Redeem Team: How Kobe Bryant’s steel restored pride to US basketball

A new Netflix documentary explores how the late NBA star helped provide some comfort for a team and country in turmoil

In the first decade of the 21st-century, America endured turmoil on multiple fronts. Following the devastating tragedy of 9/11, the nation would also find itself in the midst of wars in Iraq and Afghanistan while a financial crisis at home nearly destroyed the housing market.

The vulnerability even trickled down to the US men’s basketball team, a seemingly invincible force during the Dream Team days of Magic, Jordan, Barkley, and Bird. But the NBA star-packed squad would lose its allure following collapses at the 2002 Fiba World Championships, where the Americans lost to Yugoslavia in the quarter-finals, and the debacle at the 2004 Olympic Games in Athens, where they went home with bronze.

America needed hope and a reason to believe again, on and off the court.

Redeem Team, a new Netflix documentary which premieres on Friday, explores the tribulations of Team USA basketball in the early 2000s and the sacrifices made on the road to redemption at the 2008 Olympics.

Jon Weinbach, who wonderfully explored the 1997-98 Chicago Bulls in the award-winning documentary The Last Dance, serves as director of Redeem Team which features exclusive interviews from the late Kobe Bryant, LeBron James, Dwyane Wade, and Coach Mike Krzyzewski.

“There was a sense that America was teetering,” Weinbach says of the overall mood of America prior to the 2008 Olympics. “There was not a lot of optimism on America’s place in the world. All of those things contribute to a certain kind of atmosphere. And so when you have that kind of atmosphere, you’re looking for things that you can feel good about as an American. In American sports, basketball culture was sacrosanct. But there was a moment when even that was teetering.”

Similar the shift in American politics that took place during the election season of 2008, Team USA embarked on a journey to reestablish dominance on the basketball court.

Hired in the spring of 2005 as managing director, former Phoenix Suns owner Jerry Colangelo was handed the keys to a faulty sports car and needed to find the right parts to get Team USA back on the road and headed in the right direction. To guide the team, Colangelo called on Duke’s legendary Coach K, a strong motivator who, at the time, had more than two decades of experience coaching international basketball.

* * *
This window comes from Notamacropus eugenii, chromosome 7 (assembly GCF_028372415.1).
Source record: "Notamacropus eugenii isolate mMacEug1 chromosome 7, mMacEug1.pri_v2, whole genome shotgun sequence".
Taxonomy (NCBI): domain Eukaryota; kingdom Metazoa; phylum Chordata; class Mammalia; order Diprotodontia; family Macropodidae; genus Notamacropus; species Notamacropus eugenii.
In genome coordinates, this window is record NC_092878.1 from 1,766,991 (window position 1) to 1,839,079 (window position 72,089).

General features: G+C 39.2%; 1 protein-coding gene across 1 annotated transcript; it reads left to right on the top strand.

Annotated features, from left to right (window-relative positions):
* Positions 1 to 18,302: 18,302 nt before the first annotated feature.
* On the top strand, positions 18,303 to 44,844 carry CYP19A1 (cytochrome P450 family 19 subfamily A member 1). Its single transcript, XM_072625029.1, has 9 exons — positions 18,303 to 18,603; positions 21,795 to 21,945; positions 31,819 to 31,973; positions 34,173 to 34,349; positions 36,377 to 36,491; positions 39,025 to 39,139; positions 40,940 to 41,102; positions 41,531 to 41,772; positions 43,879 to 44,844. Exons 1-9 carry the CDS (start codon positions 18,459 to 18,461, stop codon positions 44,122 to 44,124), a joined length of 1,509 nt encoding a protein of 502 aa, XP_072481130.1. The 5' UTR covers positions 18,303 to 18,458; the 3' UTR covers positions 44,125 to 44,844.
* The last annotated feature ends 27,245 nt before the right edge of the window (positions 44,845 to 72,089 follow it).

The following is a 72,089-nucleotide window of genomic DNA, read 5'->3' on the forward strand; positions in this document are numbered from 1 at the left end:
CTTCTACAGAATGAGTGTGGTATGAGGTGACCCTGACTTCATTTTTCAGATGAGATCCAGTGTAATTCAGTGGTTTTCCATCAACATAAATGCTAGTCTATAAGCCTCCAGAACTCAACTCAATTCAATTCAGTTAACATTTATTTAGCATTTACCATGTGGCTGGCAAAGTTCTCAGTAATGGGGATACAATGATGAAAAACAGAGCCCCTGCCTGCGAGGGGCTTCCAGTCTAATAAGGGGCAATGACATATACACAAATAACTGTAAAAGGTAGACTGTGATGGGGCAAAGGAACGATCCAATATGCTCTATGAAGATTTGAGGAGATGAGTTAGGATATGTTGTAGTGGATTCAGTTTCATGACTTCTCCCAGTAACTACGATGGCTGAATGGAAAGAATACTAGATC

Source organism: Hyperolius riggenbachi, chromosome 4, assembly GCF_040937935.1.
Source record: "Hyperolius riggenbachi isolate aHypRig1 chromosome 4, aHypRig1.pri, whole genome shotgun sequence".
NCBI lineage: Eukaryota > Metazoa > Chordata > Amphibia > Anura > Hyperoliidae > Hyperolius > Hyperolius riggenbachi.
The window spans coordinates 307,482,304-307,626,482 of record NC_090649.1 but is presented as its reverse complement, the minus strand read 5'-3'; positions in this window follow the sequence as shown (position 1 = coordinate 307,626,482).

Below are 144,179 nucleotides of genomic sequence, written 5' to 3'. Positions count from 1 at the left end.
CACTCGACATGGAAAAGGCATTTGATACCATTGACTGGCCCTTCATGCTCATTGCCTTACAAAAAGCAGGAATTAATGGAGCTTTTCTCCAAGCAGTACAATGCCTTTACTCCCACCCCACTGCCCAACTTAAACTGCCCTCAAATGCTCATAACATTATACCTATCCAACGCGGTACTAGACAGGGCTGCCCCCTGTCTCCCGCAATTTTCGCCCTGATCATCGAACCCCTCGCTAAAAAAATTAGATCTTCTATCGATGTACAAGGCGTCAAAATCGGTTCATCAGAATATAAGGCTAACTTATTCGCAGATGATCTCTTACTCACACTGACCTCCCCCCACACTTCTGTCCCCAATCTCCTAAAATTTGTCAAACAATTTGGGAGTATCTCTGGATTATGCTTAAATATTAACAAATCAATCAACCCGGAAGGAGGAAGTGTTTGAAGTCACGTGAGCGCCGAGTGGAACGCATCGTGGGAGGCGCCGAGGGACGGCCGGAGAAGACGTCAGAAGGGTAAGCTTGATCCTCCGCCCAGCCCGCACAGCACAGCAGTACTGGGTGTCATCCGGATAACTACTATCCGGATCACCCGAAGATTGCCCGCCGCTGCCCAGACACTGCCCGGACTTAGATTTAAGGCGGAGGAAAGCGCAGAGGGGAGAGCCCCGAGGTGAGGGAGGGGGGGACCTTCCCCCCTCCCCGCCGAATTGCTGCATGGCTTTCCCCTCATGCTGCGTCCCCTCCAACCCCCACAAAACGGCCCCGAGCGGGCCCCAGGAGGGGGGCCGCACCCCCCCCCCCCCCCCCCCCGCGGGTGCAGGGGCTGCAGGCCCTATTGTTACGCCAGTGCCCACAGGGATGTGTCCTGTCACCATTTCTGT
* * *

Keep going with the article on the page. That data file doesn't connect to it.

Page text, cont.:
But it was the addition of Bryant that would prove to be the biggest X factor on a team in dire need of locker room leadership. He set an example through actions rather than words. When team members sought to decompress by venturing out on the Las Vegas Strip, Bryant remained at the hotel, working out until the wee hours of the morning. Initially the lone wolf of the team, Bryant would eventually stand out as the leader of the pack.

“Kobe was less known to many of his teammates when he joined Team USA,” says Weinbach. “So the model he set was the work ethic. It’s encapsulated in the story of him being up at 4.35 in the morning and working out as these guys were coming back from the club. It was an undeniable example. And it just set off a whole different kind of mojo in motion.”

Bryant also caught the attention of his teammates by setting the tone in crucial games during their run to the 2008 gold medal. Before tip-off against a deep Spanish team that featured NBA players such as the Gasol brothers, Ricky Rubio, José Calderón and Juan Carlos Navarro, Bryant sent a fierce message. He told the locker room that he would be running through Pau Gasol, his Lakers teammate at the time, on the first play. Running at full speed, Bryant crashed into Gasol’s chest, knocking the seven-footer to the ground.

“He set the example of: ‘This is the way you got to work if you’re going to play with me.’ And they responded to that,” Weinbach says.

Beyond the players and coaches, Redeem Team touches on how the gold medal completed a circle for some. Doug Collins, a member of Team USA 1972, suffered a heartbreaking loss to the USSR in Munich at the height of the Cold War. The last three seconds of that game were replayed three times until the Soviet team walked away victorious.

Collins served as a sports commentator during Team USA’s 2008 games and his son, Chris Collins, worked as a scout on the team. There’s a moment of vindication following the 2008 gold medal victory as Team USA players pay homage to Collins, hoping to provide a little solace for the 1972 defeat that continued to sting decades later.

As Weinbach sees it, the Redeem Team serves as an illustration on how America found its way following a time of upheaval, on and off the court.

“There is this magic to team building,” he says. “Guys of this level really have nothing to gain from the experience except the honor of playing for the United States and for each other. If they can do it, what does that say about our ability to come together on other things? This is a really great snapshot of team building and these guys’ personal arcs all kind of coalescing together in one event. The emotion of the journey, people can connect to that even if you’re not a basketball fan. And if you are a basketball fan, hopefully you’re enjoying all of the humanity of the interviews.”



Contributor

AR Shaw

The GuardianTramp

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